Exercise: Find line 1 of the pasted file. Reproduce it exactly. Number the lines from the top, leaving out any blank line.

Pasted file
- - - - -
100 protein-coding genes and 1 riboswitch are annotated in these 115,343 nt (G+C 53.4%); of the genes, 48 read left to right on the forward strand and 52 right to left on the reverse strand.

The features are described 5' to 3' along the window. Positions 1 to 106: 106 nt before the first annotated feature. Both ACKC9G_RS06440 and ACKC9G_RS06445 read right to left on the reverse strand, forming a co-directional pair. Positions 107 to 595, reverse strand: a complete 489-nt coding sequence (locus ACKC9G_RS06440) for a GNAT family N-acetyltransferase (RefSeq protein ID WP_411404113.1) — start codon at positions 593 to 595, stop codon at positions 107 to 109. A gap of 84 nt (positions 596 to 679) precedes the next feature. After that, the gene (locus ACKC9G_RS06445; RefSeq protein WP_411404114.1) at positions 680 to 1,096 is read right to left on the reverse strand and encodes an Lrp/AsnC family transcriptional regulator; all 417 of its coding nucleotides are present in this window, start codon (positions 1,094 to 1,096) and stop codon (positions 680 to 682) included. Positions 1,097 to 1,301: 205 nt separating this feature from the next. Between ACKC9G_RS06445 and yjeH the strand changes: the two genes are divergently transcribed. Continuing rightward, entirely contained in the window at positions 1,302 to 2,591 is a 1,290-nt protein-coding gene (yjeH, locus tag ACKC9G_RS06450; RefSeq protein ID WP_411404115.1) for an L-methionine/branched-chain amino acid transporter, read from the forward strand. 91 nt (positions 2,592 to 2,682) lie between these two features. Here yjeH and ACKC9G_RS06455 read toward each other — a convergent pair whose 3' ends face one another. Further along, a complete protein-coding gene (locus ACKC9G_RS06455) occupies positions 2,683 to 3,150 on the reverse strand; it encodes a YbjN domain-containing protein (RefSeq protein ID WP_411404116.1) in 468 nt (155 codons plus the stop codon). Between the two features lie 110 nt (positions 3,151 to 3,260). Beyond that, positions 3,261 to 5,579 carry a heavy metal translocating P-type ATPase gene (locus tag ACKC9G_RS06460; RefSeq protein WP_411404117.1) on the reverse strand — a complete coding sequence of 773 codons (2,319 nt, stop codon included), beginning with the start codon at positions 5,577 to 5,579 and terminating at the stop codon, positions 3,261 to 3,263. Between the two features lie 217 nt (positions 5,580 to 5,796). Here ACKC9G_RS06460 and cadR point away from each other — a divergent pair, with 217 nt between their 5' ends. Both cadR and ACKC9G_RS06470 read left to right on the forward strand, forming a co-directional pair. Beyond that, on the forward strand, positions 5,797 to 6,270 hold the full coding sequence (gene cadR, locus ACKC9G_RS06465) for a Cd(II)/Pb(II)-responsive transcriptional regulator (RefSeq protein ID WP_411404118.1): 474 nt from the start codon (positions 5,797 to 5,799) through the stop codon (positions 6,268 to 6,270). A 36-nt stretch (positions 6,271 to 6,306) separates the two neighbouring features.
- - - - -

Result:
100 protein-coding genes and 1 riboswitch are annotated in these 115,343 nt (G+C 53.4%); of the genes, 48 read left to right on the forward strand and 52 right to left on the reverse strand.